The hydrogen form (conjugate acid) of [1-(n--C8 H17)-1,2-B9 C2 H10 ]2 Co- may be obtained from the cesium salt by use of an ion-exchange resin or by treatment with aqueous acid followed by extraction with organic solvent. Thus, in a 1000 mL separatory funnel, a slurry of Cs{[1-(n--C8 H17)-1,2-B9 C2 H10 ]2 Co} (from Example 2) (4.08 g, 6.0 mmol) in 300 g of 3M HNO3 is extracted with 300 g of xylene. The organic layer is separated and washed with 300 g of fresh 3M HNO3 solution. The resulting xylene solution of H{[1-(n--C8 H17)-1,2-B9 C2 H10 ]2 Co} is added to a 1000 mL flask equipped with a magnetic stirring bar. An aqueous solution (300 mL), 3M in nitric acid and containing 0.58 g (3.0 mmol) of cesium nitrate, is added to the flask (≈0.01M in Cs+, the approximate concentration found in actual nuclear waste). The flask is heated to and maintained at 55 C. with stirring for 1 hour. Stirring is stopped, the organic layer separated and treated with 300 g of 3M nitric acid at 55 C., with stirring for 1 hour. The aqueous phase is separated and shown to contain 2.5 mmol of cesium by atomic emission spectroscopy.

Example 11 Extraction of Cs+ From Aqueous Solution Using the Conjugate Acid of Bis[8-(tetramethylphenyldisiloxy)-1,2-dicarbollyl]cobalt(III) Anion in Silicone Oil

A 1000 mL flask equipped with a magnetic stirring bar is charged with 3.4 g (6.0 mmol) of Cs{[B9 C2 H10 OSi(CH3)2 OSi(CH3)2 (C6 H5)]2 Co} (from Example 5) and 300 g of silicone oil (Dow-Corning 704). A solution 3M in nitric acid is added and the flask heated to 55 C. with stirring. After 1 hour, the silicone oil phase is separated and washed with 300 g of 3M nitric acid solution. The silicone oil phase is separated and treated with 300 mL of an aqueous solution, 3M in nitric acid and containing 0.58 g (3.0 mmol) of cesium nitrate at 55 C., with stirring for 1 hour. The aqueous phase is separated and the silicone oil phase is treated with 300 g of 3M nitric acid at 55 C., with stirring for 1 hour. The aqueous phase is separated and shown to contain 2.4 mmol of cesium by atomic emission spectroscopy.

Example 12 Extraction of Cs+ From Aqueous Solution Using the Conjugate Acid of Bis[1,2-dicarbollyl]Cobalt(III) Anion Substituted Polydimethylsiloxane

A 1000 mL flask equipped with a magnetic stirring bar is charged with 4.40 g (1.5 mmol, 4 meq of transition metal dicarbollide complex per mmol of silicone) of bis[1,2-dicarbollyl]cobalt(III) union substituted silicone oil (from Example 8). A 3M in nitric acid solution (300 g) is added and the flask heated to 55 C. with stirring. After 1 hour the siloxane-dicarbollide oil phase is separated and washed with 300 g of 3M nitric acid solution. The siloxane-dicarbollide oil phase is separated and treated with 300 g of an aqueous solution, 3M in nitric acid and containing 0.58 g (3.0 mmol) of cesium nitrate, at 55 C. with stirring for 1 hour. The aqueous phase is separated and the siloxane-dicarbollide oil phase is treated with 300 g of 3M nitric acid with stirring at 55 C. for 1 hour. The aqueous phase is separated and shown to contain 2.1 mmol of cesium by atomic emission spectroscopy.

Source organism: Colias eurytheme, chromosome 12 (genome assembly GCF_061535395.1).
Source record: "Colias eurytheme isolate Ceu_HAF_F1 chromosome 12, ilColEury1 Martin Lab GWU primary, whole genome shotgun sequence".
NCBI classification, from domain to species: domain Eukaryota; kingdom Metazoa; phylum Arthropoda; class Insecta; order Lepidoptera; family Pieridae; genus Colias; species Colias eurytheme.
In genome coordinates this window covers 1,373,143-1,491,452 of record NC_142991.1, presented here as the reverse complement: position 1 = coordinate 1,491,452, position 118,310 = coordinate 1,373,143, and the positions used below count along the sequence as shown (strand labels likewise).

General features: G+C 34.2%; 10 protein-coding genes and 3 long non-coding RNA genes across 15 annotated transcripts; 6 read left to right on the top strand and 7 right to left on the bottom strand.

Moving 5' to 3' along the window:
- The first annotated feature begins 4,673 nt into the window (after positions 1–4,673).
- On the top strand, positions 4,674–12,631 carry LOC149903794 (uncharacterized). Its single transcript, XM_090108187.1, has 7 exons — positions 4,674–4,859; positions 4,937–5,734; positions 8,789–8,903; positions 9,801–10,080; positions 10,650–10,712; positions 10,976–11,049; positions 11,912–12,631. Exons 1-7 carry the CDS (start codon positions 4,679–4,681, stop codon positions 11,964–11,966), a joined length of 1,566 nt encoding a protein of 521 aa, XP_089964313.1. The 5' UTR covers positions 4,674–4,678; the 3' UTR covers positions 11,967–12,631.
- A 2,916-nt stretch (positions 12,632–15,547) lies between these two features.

Example 13 Extraction of Sr+2 From Aqueous Solution Using the Conjugate Acid of Bis[1,2-dicarbollyl]cobalt(III) Anion Substituted Polydimethylsiloxane With PEG-400 Additive

A 1000 mL flask equipped with a magnetic stirring bar is charged with 4.40 g (1.5 mmol) of bis[1,2-dicarbollyl]cobalt(III) union substituted silicone oil (from Example 8). A solution 3M in nitric acid is added and the flask heated to 55 C. with stirring. After 1 hour the siloxane-dicarbollide oil phase is separated and washed with 300 g of 3M nitric acid solution. The siloxane-dicarbollide oil phase is separated and treated with an aqueous solution, 3M in nitric acid, containing 4.00 g, 10.0 mmol of PEG-400 and 0.63 g (3.0 mmol) of strontium nitrate at 55 C. with stirring for 1 hour. The aqueous phase is separated and the siloxane-dicarbollide oil phase is treated with 300 g of 3M nitric acid with stirring at 55 C. for 1 hour. The aqueous phase is separated and contains 2.3 mmol of strontium.

Example 14 Extraction of CS+ From Aqueous Solution Using the Conjugate Acid of Bis[1,2-dicarbollyl]cobalt(III) Anion Substituted Silicone Oil Immobilized in Polypropylene Film

The two compartments of an H-cell are each equipped with a magnetic stirring bar and are separated by an Accurel film (5.0 cm diameter) containing immobilized bis[1,2-dicarbollyl]cobalt(III) anion substituted silicone oil (from Example 9). Both compartments are charged with a solution 3M in nitric acid to cover the membrane and the cell is heated to 55 C. with stirring. After 48 hours, the cell is emptied, and one compartment (A) is charged with 300 g of an aqueous solution, 3M in nitric acid and containing 0.58 g (3.0 mmol) of cesium nitrate. The other compartment (B) is charged with 300 g of 3M HCl. After 48 hours of stirring at 55 C., the solution in compartment (B) is collected and can be shown by atomic emission spectroscopy to contain 7.210-1 mmol of cesium.

Non-Patent Citations
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Classifications
U.S. Classification423/2, 423/181, 423/277, 536/17.1, 423/157, 423/8, 210/638, 423/286
International ClassificationG21F9/12, C22B60/02, C01F11/00, C22B3/26, C01D17/00, C22B61/00, G21F9/00, G21C19/46, C08G77/398
Cooperative ClassificationC22B61/00, C22B60/026, G21C19/46, C22B3/0041, C01D17/00, C01F11/005, C08G77/398, G21F9/125, G21F9/007
European ClassificationG21F9/00C, C01D17/00, G21F9/12E, C22B60/02A6B2, C22B61/00, G21C19/46, C22B3/00D2M2, C01F11/00B, C08G77/398